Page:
I recently learned about an entrepreneur with a very clever business model: Thorkil Sonne, founder of Danish software testing company Specialisterne. The 55-person firm’s clients include CSC, Microsoft, and Oracle.
Specialisterne claims to be the world’s first company focused on leveraging the unique talents of people with autism spectrum disorders (ASD). Sonne started the company in large part to ensure that people with ASD-including his own son-would have employment opportunities. ASD, the most common form of autism, affects close to 1% of the population, but only 10% of ASD adults obtain any form of employment.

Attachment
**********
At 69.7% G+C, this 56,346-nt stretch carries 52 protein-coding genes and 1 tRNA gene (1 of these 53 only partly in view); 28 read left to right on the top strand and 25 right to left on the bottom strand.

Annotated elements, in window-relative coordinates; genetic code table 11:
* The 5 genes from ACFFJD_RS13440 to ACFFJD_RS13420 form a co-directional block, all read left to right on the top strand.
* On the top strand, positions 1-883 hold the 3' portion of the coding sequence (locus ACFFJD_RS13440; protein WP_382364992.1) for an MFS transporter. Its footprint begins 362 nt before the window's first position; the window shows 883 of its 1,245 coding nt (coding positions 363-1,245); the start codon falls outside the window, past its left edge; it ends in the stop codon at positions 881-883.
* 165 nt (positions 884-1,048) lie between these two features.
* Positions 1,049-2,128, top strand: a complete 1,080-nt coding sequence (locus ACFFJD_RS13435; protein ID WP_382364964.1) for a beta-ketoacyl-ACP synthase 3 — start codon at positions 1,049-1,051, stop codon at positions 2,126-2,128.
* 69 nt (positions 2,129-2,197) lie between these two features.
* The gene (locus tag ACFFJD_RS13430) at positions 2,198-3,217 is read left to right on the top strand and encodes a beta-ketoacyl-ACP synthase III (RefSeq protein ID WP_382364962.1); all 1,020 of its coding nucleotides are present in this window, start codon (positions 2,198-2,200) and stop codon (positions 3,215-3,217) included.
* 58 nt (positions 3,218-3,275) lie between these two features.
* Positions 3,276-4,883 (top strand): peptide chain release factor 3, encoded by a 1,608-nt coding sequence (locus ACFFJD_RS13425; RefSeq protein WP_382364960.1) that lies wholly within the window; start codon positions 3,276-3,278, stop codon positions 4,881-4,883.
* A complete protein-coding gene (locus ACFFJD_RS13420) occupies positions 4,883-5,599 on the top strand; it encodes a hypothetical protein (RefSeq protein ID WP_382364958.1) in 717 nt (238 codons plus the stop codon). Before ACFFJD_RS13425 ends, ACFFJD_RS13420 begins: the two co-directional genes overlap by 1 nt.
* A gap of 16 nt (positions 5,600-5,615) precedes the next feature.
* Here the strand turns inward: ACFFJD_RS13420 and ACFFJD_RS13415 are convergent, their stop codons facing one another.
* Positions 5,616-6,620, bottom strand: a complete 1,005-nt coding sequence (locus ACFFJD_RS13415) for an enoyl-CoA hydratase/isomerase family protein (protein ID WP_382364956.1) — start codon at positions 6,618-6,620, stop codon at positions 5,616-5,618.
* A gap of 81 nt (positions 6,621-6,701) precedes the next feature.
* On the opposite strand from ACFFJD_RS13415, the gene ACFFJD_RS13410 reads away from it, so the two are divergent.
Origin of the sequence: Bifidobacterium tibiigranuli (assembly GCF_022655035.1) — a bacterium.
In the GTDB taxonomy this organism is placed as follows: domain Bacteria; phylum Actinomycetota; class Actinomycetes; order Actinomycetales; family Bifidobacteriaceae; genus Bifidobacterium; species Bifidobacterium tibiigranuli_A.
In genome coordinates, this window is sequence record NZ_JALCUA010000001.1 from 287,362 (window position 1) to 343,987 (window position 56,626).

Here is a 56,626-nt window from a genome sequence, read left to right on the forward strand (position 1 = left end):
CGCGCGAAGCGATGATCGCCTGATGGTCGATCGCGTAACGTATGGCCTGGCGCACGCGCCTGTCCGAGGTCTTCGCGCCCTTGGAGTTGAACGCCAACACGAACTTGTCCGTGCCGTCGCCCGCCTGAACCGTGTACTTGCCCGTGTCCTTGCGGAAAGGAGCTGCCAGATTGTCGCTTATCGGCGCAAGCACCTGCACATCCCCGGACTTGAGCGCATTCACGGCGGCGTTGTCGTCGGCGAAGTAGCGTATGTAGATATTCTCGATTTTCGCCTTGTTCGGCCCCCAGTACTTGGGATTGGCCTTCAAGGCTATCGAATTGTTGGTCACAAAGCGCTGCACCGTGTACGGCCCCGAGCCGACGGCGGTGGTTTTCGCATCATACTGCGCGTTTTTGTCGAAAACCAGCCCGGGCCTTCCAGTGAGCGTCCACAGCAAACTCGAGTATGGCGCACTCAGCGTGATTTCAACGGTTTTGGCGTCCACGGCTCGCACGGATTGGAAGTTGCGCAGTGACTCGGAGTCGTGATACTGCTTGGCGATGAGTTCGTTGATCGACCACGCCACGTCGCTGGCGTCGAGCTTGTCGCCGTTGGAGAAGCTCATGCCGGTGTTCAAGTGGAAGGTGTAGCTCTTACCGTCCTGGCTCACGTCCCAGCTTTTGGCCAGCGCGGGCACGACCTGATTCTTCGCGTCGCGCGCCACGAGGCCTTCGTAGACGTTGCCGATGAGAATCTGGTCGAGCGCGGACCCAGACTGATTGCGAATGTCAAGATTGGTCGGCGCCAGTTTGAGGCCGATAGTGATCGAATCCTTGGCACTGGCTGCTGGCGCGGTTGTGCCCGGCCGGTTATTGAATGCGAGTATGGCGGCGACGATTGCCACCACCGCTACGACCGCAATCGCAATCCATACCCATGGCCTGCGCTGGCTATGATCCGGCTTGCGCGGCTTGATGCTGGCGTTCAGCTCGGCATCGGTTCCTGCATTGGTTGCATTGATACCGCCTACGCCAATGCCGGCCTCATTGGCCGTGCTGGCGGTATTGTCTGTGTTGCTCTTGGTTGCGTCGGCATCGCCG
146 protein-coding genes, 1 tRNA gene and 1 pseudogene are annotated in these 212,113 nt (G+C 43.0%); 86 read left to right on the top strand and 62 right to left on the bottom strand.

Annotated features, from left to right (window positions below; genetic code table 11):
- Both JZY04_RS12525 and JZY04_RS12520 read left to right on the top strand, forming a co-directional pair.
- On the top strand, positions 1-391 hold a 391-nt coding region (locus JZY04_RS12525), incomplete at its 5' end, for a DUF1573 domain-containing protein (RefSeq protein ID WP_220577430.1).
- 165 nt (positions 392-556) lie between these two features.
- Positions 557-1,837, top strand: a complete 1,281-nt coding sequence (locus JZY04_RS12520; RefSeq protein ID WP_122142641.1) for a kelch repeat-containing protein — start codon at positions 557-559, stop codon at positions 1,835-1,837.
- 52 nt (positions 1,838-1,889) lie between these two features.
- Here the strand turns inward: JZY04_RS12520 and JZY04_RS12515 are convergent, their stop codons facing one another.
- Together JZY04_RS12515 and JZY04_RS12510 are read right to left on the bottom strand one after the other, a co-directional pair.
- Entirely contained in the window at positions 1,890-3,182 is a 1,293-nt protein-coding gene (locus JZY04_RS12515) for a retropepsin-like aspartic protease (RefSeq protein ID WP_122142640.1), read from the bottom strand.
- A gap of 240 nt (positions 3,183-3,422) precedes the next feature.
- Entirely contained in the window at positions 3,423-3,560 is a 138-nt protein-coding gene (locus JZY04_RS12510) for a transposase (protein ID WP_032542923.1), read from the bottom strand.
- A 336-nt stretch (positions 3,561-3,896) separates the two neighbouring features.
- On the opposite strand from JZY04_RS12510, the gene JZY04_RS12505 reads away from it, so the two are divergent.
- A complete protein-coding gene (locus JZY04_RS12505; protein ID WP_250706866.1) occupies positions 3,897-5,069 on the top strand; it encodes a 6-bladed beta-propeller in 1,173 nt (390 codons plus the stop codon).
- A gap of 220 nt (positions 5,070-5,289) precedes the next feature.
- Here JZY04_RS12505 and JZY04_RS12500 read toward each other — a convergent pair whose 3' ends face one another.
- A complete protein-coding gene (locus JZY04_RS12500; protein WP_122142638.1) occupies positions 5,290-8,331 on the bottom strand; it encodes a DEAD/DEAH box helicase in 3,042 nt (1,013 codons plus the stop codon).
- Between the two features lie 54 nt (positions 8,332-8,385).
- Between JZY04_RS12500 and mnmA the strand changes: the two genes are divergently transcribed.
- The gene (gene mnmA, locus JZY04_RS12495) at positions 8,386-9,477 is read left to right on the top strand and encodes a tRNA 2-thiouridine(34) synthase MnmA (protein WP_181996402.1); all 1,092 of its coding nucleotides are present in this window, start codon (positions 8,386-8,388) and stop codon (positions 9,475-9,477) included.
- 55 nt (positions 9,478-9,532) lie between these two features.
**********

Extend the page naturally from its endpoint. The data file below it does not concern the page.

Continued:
Software testing is a repetitive role which requires high attention to detail, and is an excellent fit for the typical ASD personality. 75% of Specialisterne’s testers have Asperger syndrome or a form of ASD. Sonne estimates that 1% of all the tasks executed in a given large company are suitable for autistic workers.
What I particularly like about this is that Sonne identified a community of talent almost unused by the labor market, and has built a successful firm on that insight. From the point of view of both profit and of social welfare, he has built a powerful model. He is now expanding internationally.